The Man Who Knew Too Much Screen 8 articles

The Man Who Knew Too Much

1934

The Man Who Knew Too Much Poster
  • The climactic shoot-out — random-death-incurring spurts of gunfire in the cozy streets — is as shockingly uncontrollable as it is tense.

  • Hitchcock evokes signs and symbols with enough intense broadness to become personalized for any given observer's trauma-baggage. A shaft of light creeping up—caressing, if you will—the barrel of a gun as it protrudes from a curtain crimp offers the object luster while suggesting the sexual frisson Hitchcock is finessing out of the sequence.

  • Often cited as the first of Hitchcock’s globe-trotting spy thrillers, a format he would revisit periodically for decades to come, it is also part of a less-noticed cycle within Hitchcock’s work: films centered on marriages and the careful negotiations necessary to ensure their survival.

  • Superior to the American remake, markedly inferior to Hitchcock's subsequent '30s comedy-thrillers... For all its bloodlessness, the climactic gunfight is amazingly brutal and chaotic, one of the least movie-ish ever filmed. (Pretty much the only recent example I can think of that compares is The Proposition.) Hitch did improve the Albert Hall cymbal crash the second time around, though.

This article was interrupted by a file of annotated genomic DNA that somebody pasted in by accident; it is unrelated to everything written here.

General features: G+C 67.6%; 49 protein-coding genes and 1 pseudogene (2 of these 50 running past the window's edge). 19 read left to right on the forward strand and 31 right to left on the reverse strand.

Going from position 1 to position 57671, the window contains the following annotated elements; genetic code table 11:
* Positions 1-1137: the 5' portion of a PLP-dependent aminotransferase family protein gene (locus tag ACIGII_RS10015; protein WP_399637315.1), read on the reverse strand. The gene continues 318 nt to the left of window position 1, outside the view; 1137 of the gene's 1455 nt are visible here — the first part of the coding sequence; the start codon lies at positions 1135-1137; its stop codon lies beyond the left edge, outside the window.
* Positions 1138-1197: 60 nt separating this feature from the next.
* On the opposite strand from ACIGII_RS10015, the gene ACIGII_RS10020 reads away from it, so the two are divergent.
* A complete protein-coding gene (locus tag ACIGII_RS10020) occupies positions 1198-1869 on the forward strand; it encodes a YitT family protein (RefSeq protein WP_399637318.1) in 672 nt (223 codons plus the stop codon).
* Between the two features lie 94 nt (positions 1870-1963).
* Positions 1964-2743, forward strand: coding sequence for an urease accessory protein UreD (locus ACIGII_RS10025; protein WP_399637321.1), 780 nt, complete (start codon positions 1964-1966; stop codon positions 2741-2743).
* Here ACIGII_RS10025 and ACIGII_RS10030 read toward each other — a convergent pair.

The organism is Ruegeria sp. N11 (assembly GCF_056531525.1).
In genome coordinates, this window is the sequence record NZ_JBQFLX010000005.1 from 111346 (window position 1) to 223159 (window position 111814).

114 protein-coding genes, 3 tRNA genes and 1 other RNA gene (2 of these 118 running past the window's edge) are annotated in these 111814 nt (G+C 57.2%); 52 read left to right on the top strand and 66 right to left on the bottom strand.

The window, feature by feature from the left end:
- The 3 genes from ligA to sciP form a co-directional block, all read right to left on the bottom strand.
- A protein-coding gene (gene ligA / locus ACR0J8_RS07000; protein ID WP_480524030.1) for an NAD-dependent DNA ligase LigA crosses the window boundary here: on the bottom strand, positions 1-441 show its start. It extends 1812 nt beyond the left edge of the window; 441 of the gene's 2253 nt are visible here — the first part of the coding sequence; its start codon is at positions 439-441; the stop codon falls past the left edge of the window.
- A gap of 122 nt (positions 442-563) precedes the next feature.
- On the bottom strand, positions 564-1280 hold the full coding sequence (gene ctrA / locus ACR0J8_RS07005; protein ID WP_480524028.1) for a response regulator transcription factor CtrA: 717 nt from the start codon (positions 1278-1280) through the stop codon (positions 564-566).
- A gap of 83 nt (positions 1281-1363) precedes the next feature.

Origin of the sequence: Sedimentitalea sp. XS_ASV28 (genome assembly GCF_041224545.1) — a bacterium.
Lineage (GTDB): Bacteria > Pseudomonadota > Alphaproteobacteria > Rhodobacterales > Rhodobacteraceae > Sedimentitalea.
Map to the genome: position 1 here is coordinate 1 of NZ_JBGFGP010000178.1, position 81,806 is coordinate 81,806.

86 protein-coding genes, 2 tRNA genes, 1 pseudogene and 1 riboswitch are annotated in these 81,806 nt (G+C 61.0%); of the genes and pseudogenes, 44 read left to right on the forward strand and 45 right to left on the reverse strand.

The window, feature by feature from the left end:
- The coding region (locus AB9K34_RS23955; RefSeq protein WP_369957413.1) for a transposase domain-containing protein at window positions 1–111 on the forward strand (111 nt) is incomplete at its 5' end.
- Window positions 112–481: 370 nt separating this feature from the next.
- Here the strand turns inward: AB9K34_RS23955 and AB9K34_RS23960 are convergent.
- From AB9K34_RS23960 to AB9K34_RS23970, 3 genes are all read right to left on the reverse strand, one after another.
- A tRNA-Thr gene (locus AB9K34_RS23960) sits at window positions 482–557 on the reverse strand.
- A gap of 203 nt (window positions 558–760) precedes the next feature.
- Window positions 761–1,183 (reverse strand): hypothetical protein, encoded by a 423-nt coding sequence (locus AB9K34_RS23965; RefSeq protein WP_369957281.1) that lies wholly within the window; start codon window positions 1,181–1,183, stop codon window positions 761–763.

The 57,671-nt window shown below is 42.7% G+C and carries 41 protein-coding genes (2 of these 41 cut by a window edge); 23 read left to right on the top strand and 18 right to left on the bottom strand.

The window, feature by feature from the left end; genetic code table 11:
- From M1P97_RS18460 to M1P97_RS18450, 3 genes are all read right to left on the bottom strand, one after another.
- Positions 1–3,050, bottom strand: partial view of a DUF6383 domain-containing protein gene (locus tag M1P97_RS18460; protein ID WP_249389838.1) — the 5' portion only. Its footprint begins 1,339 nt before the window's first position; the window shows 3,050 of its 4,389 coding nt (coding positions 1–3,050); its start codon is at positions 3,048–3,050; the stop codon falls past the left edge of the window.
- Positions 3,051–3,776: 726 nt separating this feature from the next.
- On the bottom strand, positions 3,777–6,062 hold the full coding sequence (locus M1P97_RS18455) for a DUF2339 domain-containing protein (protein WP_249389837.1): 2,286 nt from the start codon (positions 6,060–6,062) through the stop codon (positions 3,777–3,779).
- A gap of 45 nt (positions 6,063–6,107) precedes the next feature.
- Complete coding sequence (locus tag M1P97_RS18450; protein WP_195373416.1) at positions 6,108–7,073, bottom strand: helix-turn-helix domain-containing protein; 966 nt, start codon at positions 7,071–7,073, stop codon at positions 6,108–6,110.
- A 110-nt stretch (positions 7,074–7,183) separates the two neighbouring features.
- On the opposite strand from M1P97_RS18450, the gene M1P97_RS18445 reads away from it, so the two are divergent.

• [It] set the comic sardonic tone for Hitchcock’s British thrillers. It’s also my favorite, even better than “Sabotage”—a crazy near-slapstick gleeful dark comedy that ends with a wild shoot-out and racks up a fairly outrageous body count.

  • Nowadays, Hitchcock’s 1956 The Man Who Knew Too Much remake is often judged the superior picture, largely for its darker tone and greater complexity, two qualities beloved by critics... There are some of us, however, who stubbornly prefer the original, for its mordant wit, its overcast snowscapes and London nighttimes, its economy of plot and barreling momentum. And not even Hitchcock can keep us from mourning when confronted with a new villain in place of Peter Lorre.

  • This, we might say, is how you integrate set pieces into your movie—narratively, stylistically, and thematically. Others would disagree with me, but nearly forty years of living with this film hasn’t made me change my mind. The Man Who Knew Too Much is Hitchcock’s first thoroughgoing masterpiece.

  • As the criminal honcho, Peter Lorre wears a forehead scar like a concrete fissure and a smile like a veil over an inkwell of ineffable contempt: "You must pay the price for your genius." Hamlet quoted and a fairytale sung ("There came a whispered terror on the breeze..."), that's Hitchcock getting into full swing, his panning and crosscutting at the Albert Hall give an early crystallization of form.

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